ROLE OF CRYPTOCHROME IN THE CIRCADIAN CLOCK AND DNA DAMAGE RESPONSES. Cryptochrome (CRY) is a photosensory flavoprotein and a core component of the molecular clock. We wish to determine the mechanism of action of CRY and of the animal circadian clock using mice and Drosophila as model systems. In addition, we will investigate how the interfacing of the mammalian circadian clock with DNA damage responses may be targeted for cancer prevention and cancer treatment.
Aim I : Reaction Mechanism of CRY and the Biochemistry of the Animal Circadian Clock A) Mammalian Circadian Clock. We will do the following to define the reaction mechanism of the mammalian circadian clock. (1) Biochemical assays with clock proteins purified from eukaryotic expression vectors and from mouse liver nuclei. (2) ChIP and immunofluorescence assays with wild-type and mutated cell lines and ChIP with liver nuclei of mice of different circadian genotypes to analyze clock protein-chromatin dynamics. (3) Transcription assays to correlate clock protein-chromatin interaction dynamics with the core clock mechanism as well as the regulation of clock-controlled genes. B) Drosophila Circadian Clock. We will use (1) photochemical/photophysical, (2) biochemical, and (3) cell biological methods to define the circadian photosensory system in Drosophila as well as the molecular mechanism of the core circadian circuitry.
Aim II : Circadian Control of Carcinogenesis and Chemotherapy A) Clock Control of Excision Repair and Cancer Prevention and Treatment. Excision repair activity exhibits high amplitude circadian oscillation in mice, and the rhythmicity of repair in mouse skin correlates with time-of-the-day of UV light-induced carcinogenicity. We will determine whether this repair rhythmicity exists in humans, and accordingly, develop strategies for reducing skin cancer risk by behavioral modification. In addition, using repair rhythmicity as a guide, we will conduct mechanism-based chronotherapy experiments with human colorectal cancer xenografts to improve the efficacy of oxaliplatin treatment of colorectal cancers. B) Clock Disruption and Carcinogenesis/Cancer Treatment. We have discovered that clock disruption by Cry- mutation reduces cancer risk in p53 mutant mice by enhancing both intrinsic and extrinsic apoptosis. Upregulation of intrinsic apoptosis is caused by circadian clock- and DNA damage-dependent upregulation of the p73 gene. We will pursue the therapeutic aspects of this finding in humans. Human p53-null colorectal cancer xenografts will be used to determine the efficacy of oxaliplatin in preferentially inducing apoptosis in cancer cells.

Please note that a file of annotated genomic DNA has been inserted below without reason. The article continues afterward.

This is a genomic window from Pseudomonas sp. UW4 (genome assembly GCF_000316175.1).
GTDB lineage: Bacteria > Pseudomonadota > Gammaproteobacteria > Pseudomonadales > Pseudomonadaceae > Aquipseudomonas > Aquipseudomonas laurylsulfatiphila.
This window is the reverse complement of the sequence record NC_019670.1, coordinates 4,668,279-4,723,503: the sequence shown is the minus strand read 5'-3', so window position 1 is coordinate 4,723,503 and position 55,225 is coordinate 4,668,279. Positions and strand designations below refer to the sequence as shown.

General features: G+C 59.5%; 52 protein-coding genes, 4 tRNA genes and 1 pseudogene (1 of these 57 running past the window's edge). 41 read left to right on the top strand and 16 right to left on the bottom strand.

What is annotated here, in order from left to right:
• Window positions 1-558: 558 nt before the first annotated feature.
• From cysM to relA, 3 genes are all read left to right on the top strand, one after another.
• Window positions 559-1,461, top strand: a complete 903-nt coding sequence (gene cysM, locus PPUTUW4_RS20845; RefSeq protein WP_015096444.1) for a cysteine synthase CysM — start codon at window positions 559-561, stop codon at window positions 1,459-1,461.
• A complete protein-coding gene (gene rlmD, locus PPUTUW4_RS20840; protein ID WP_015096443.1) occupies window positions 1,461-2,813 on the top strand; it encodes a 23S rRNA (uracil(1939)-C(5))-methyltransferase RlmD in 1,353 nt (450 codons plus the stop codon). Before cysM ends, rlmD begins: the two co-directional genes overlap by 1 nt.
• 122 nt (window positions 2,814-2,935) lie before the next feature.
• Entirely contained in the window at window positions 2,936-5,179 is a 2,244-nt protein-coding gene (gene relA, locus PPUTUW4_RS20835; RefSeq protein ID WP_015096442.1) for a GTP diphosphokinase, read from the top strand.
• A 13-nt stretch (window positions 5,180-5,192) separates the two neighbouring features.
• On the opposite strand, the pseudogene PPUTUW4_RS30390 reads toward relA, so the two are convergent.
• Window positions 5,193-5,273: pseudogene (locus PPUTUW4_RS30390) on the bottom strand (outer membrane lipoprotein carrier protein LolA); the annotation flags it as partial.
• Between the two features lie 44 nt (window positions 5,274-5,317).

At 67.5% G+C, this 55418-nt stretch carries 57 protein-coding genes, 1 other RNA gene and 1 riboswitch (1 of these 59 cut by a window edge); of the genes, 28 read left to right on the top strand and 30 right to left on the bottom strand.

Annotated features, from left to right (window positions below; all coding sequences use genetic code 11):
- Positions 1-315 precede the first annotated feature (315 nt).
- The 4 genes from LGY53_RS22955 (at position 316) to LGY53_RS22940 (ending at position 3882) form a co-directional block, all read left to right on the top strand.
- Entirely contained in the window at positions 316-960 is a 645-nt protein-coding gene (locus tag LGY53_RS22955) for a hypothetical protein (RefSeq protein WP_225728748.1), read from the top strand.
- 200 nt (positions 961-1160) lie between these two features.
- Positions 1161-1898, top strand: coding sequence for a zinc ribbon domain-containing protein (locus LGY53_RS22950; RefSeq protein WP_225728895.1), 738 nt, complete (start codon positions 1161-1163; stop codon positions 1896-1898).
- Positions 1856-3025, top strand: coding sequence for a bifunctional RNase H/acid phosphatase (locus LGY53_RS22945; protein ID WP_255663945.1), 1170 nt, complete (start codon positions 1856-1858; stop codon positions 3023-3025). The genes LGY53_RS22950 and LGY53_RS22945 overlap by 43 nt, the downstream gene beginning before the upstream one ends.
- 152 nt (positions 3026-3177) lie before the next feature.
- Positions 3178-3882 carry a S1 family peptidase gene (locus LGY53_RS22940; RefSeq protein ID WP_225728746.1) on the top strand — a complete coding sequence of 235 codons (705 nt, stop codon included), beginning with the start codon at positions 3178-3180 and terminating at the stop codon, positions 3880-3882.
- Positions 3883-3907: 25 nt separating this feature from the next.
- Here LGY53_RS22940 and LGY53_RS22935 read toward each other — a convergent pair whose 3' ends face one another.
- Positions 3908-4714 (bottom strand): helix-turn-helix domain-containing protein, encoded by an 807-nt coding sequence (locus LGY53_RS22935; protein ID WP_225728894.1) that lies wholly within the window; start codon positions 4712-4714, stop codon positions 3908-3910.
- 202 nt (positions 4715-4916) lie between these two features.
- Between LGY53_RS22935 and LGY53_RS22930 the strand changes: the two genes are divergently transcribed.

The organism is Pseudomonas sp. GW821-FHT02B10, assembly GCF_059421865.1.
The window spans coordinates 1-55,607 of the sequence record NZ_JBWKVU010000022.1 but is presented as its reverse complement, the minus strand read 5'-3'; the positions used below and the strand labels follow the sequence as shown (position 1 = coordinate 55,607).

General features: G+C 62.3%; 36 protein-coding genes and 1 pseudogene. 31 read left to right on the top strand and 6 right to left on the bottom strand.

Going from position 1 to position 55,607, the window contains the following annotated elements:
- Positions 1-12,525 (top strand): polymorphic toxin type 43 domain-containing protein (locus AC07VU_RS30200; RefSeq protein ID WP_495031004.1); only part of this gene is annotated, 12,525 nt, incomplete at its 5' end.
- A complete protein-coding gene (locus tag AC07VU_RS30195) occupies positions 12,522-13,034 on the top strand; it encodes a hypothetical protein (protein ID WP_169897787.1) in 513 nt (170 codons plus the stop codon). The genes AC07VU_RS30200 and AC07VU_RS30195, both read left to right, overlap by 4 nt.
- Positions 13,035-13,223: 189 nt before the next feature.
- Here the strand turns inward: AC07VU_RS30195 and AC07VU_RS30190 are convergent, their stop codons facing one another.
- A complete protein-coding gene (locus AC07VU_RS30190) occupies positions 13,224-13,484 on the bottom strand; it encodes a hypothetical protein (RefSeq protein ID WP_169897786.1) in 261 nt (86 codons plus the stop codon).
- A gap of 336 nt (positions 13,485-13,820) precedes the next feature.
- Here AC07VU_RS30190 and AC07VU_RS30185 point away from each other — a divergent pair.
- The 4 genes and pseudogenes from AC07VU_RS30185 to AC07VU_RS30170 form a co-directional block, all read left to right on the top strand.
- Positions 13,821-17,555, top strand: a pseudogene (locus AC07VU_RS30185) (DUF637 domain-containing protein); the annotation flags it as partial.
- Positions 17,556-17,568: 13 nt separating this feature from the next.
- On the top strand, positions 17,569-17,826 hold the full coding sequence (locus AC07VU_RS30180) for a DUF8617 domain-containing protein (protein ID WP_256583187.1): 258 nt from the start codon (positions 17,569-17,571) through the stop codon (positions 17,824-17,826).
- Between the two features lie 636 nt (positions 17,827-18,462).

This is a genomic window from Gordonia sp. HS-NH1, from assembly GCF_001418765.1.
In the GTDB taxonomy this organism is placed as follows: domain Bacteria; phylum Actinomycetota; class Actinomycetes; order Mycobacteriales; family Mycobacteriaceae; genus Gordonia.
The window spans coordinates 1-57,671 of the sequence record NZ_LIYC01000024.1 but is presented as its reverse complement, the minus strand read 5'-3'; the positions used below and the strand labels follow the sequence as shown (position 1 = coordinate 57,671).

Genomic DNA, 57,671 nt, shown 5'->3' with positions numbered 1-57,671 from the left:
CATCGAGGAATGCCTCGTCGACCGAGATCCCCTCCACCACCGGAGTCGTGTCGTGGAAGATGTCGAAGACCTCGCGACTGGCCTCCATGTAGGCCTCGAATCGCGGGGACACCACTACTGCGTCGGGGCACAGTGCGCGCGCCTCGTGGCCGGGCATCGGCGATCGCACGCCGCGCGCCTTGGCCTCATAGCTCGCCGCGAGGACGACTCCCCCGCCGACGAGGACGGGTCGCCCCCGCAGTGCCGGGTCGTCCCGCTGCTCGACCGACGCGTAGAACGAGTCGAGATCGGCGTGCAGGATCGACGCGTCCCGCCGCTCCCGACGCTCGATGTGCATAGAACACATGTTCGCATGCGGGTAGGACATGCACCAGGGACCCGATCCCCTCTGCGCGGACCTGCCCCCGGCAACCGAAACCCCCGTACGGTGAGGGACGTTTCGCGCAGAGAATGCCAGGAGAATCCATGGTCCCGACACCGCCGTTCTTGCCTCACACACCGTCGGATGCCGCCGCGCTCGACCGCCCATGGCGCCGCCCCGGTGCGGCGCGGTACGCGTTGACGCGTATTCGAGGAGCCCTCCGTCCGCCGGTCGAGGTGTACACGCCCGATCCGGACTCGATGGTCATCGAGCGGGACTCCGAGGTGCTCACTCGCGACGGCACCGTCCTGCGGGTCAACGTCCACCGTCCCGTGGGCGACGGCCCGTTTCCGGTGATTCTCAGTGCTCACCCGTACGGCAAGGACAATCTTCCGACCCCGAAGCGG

Public Health Relevance

We propose to define the role of cryptochrome in the animal circadian clock and determine the molecular mechanism of the animal circadian clock. Based on our finding that the circadian clock controls DNA damage responses we will develop strategies for cancer prevention and cancer chemotherapy.

National Institute of Health (NIH)
National Institute of General Medical Sciences (NIGMS)
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Molecular Genetics A Study Section (MGA)
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Barski, Oleg
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University of North Carolina Chapel Hill
Schools of Medicine
Chapel Hill
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Krishnaiah, Saikumari Y; Wu, Gang; Altman, Brian J et al. (2017) Clock Regulation of Metabolites Reveals Coupling between Transcription and Metabolism. Cell Metab 25:961-974.e4
Chiou, Yi-Ying; Yang, Yanyan; Rashid, Naim et al. (2016) Mammalian Period represses and de-represses transcription by displacing CLOCK-BMAL1 from promoters in a Cryptochrome-dependent manner. Proc Natl Acad Sci U S A 113:E6072-E6079
Jang, Hagoon; Lee, Gha Young; Selby, Christopher P et al. (2016) SREBP1c-CRY1 signalling represses hepatic glucose production by promoting FOXO1 degradation during refeeding. Nat Commun 7:12180
Adar, Sheera; Hu, Jinchuan; Lieb, Jason D et al. (2016) Genome-wide kinetics of DNA excision repair in relation to chromatin state and mutagenesis. Proc Natl Acad Sci U S A 113:E2124-33
Hu, Jinchuan; Adar, Sheera; Selby, Christopher P et al. (2015) Genome-wide analysis of human global and transcription-coupled excision repair of UV damage at single-nucleotide resolution. Genes Dev 29:948-60
Sancar, Aziz; Lindsey-Boltz, Laura A; Gaddameedhi, Shobhan et al. (2015) Circadian clock, cancer, and chemotherapy. Biochemistry 54:110-23
Tan, Chuang; Liu, Zheyun; Li, Jiang et al. (2015) The molecular origin of high DNA-repair efficiency by photolyase. Nat Commun 6:7302
Ozturk, Nuri; Selby, Christopher P; Zhong, Dongping et al. (2014) Mechanism of photosignaling by Drosophila cryptochrome: role of the redox status of the flavin chromophore. J Biol Chem 289:4634-42
Ye, Rui; Selby, Cristopher P; Chiou, Yi-Ying et al. (2014) Dual modes of CLOCK:BMAL1 inhibition mediated by Cryptochrome and Period proteins in the mammalian circadian clock. Genes Dev 28:1989-98
Annayev, Yunus; Adar, Sheera; Chiou, Yi-Ying et al. (2014) Gene model 129 (Gm129) encodes a novel transcriptional repressor that modulates circadian gene expression. J Biol Chem 289:5013-24

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